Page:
When thinking about strategies for increasing revenue, thought leadership might not seem like an obvious choice. However, what many founders have discovered is that thought leadership is not only a low-cost way to build a lead funnel, it creates a loyal and engaged audience.
LinkedIn has quickly become a top choice as a platform for leaders in the B2B space to explore this method, given it’s professional audience, free access, and nearly 740 million people in over 22 countries and territories around the world. It’s a great place to find and engage with potential customers as well as potential employees or business partners.
We’ll give you some of the tips and tricks that can help you create a foundational growth strategy on LinkedIn (without spending a fortune) and show you some examples of people who are using this channel to its full potential.
Sell Yourself, Not Your Product
If you look at well-known founders and leaders in the startup space, you will see that many of them have thousands of connections and followers. This wasn’t because they asked everyone on LinkedIn to connect, but rather because they’re able to inspire and provide value to their target audience on a consistent basis.
This is the most critical part of becoming a thought leader on LinkedIn.
Thought leadership isn’t simply sharing every idea that comes into your head. It tends to be focused around a broad topic theme that meets the following criteria:
- The topic is something you know a lot about
- The topic is something you are passionate about
- The topic is something you can speak to consistently
A great example of this is Chris Walker, CEO of Refine Labs. Chris has placed himself as the authority in B2B demand generation through near-daily podcasts where he shares tactical, short stories that disrupt much of conventional marketing’s current wisdom about metrics, demand, and attribution.This is also aligned with Refine Labs’ offering as a demand generation agency, and, consequently, Chris’s podcast has earned him a healthy following (nearly 60K) as the face of the company as well as contributed to Refine Labs’ follower growth and ultimately their bottom line.
Although less conventional, Dan Price, the CEO of Gravity Payments who famously made his company’s minimum wage $70K and reduced his own salary to match, frequently posts about wealth inequality and reform on LinkedIn. His business, Gravity Payments, helps small businesses manage payment processing (something that isn’t easily achieved when going up against the big box corporations of the world). Although it's unlikely that all of his 100K+ followers will become Gravity Payments clients, he’s able to generate an extraordinary amount of positive press for himself and his company’s mission, securing his place in the psyche of those in-market for small business payment processing solutions.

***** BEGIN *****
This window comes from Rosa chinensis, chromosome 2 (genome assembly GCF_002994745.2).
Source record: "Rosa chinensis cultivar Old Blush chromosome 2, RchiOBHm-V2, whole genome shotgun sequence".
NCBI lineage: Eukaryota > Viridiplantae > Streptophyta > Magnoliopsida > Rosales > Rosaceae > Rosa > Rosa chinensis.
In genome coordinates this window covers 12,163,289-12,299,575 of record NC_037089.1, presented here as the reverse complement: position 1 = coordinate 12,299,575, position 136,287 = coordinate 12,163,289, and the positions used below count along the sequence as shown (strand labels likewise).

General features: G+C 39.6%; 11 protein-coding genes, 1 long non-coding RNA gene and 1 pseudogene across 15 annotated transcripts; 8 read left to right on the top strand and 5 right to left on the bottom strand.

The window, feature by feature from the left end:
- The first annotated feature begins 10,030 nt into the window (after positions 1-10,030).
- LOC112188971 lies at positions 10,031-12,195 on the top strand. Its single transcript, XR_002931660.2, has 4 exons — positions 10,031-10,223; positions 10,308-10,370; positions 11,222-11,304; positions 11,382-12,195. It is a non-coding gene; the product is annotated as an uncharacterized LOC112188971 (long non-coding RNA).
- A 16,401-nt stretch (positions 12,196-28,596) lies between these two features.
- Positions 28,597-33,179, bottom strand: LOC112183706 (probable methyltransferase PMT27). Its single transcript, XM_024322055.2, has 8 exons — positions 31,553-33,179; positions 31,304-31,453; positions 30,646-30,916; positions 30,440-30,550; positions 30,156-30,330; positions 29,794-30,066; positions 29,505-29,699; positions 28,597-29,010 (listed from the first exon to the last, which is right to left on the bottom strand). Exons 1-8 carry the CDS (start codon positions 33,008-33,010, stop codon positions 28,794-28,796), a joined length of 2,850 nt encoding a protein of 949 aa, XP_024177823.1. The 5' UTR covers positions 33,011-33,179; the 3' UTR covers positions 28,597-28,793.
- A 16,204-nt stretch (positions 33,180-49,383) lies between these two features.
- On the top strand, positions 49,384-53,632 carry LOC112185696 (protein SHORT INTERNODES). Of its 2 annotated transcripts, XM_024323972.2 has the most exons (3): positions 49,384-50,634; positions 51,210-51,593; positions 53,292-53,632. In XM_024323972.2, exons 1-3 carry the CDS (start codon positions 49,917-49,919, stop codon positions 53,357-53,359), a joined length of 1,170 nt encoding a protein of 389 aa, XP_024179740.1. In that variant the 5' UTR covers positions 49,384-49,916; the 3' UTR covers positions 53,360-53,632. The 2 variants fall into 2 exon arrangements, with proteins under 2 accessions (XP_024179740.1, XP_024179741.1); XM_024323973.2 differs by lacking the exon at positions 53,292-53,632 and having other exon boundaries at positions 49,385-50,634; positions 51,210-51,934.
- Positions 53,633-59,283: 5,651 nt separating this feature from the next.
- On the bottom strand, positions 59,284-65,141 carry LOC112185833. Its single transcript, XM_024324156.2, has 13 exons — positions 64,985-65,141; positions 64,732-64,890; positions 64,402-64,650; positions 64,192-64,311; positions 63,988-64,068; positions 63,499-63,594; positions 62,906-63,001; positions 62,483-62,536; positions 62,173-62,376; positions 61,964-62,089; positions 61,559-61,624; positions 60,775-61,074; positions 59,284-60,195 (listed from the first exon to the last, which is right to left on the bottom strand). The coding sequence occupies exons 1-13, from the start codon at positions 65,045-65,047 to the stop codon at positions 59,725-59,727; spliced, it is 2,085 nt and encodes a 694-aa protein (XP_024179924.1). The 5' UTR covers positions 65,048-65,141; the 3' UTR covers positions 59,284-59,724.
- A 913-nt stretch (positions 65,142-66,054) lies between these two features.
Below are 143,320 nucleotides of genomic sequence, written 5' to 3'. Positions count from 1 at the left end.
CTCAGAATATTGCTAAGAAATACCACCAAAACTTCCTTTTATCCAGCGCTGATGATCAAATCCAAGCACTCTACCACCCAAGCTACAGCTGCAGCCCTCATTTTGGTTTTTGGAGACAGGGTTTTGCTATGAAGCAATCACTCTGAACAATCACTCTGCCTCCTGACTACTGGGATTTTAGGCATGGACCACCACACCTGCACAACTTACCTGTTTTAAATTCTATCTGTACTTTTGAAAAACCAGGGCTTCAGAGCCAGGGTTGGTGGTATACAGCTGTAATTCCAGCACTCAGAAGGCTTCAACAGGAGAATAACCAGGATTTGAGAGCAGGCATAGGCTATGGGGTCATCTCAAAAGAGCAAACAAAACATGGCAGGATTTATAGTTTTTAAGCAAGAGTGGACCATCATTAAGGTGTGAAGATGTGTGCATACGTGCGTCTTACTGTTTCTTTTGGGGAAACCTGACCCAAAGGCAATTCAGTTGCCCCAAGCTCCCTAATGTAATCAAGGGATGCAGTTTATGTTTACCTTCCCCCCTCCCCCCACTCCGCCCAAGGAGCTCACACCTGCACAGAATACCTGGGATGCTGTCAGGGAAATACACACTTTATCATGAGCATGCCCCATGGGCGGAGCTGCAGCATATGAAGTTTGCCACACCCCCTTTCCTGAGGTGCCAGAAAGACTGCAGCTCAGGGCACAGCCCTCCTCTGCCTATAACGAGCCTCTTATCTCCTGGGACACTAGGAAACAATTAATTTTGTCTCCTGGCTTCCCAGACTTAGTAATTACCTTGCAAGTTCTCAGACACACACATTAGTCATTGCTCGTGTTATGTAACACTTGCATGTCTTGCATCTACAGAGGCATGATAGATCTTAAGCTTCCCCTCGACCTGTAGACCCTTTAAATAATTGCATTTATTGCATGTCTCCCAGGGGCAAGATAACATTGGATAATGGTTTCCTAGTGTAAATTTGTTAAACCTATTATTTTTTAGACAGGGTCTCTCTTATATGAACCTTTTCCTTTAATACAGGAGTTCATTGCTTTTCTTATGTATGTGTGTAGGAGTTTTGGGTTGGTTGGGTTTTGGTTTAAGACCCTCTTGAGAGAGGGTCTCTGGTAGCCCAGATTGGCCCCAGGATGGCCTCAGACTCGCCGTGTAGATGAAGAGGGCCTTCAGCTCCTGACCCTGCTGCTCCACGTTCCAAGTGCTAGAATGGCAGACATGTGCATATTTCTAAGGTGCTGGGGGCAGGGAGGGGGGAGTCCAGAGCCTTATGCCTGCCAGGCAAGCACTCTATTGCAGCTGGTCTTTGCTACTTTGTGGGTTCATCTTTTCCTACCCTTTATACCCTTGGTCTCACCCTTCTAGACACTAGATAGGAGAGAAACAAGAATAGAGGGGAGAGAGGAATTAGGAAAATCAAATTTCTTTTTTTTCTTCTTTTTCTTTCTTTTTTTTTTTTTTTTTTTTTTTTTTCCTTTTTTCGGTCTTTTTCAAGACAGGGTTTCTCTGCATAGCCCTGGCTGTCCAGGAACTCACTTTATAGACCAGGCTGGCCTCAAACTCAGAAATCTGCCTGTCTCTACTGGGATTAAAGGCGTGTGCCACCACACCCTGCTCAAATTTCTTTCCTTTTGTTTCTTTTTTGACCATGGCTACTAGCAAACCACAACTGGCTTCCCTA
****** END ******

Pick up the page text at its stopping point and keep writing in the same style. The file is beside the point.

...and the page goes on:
Launching Your Own Thought Leadership on LinkedIn
Step 1: Set up your basics
The purpose of your LinkedIn profile is to showcase your identity- both yours and your brand’s. Both of these profiles should thoroughly cover your story, beliefs, mission, and have some compelling information to make sure that everyone visiting your page has a sense of who you are, what you do, and what your mission is.
If you haven’t done so already, make sure you’ve completed your personal and company accounts. We won’t go into a ton of detail on this since there are so many resources for creating a winning LinkedIn profile. But because this is a critical foundation to set, make sure you give your profile an audit to ensure the following:
LinkedIn profile must-haves:
- A clear and professional headshot
Do not use a selfie, do not use a photo of you on the beach (unless your company makes beach products), do not have a picture of your dog instead of yourself, and make sure the photo isn’t blurry. There are plenty of ways to include your personality that don’t sacrifice professionalism, and you should explore creative ways to make this come through. If you don’t feel like going through a professional photographer, a friend with a newer iPhone should work just fine. Just be sure to be cognizant of the background.
- A descriptive headline
Your headline is valuable real estate on your profile, so remember to use it wisely. You don’t necessarily need to provide your job title. You do want to use it to tell people what you do and what problems you solve for them. Some great examples of headlines are Collin Cadmus, Scott Barker, and Shay Rowbottom.
- Your professional summary
Think about your professional summary as your virtual elevator pitch. As a business leader, your goal is to build trust in your brand, and what better way to accomplish that than to share a story from its leader? Sharing your mission, what led you to it, and a brief bit about what you and your business stand for can be a compelling way to increase your following, and give you another gateway to potential buyers.
- How to get in touch with you to continue the conversation
Tell people how you want them to reach you! Shay has “DM Me” in her headline. You can ask people to DM you, visit your website, or even schedule a call. Whatever is easiest for you to manage. The most important thing is that they can contact you to continue the conversation.
One thing that can be helpful when building credibility into your profile is to ask connections to recommend you. It’s okay to tell them what you’d like them to focus on in their recommendation. As a founder, you might want someone to focus on your vision, business acumen, or leadership skills.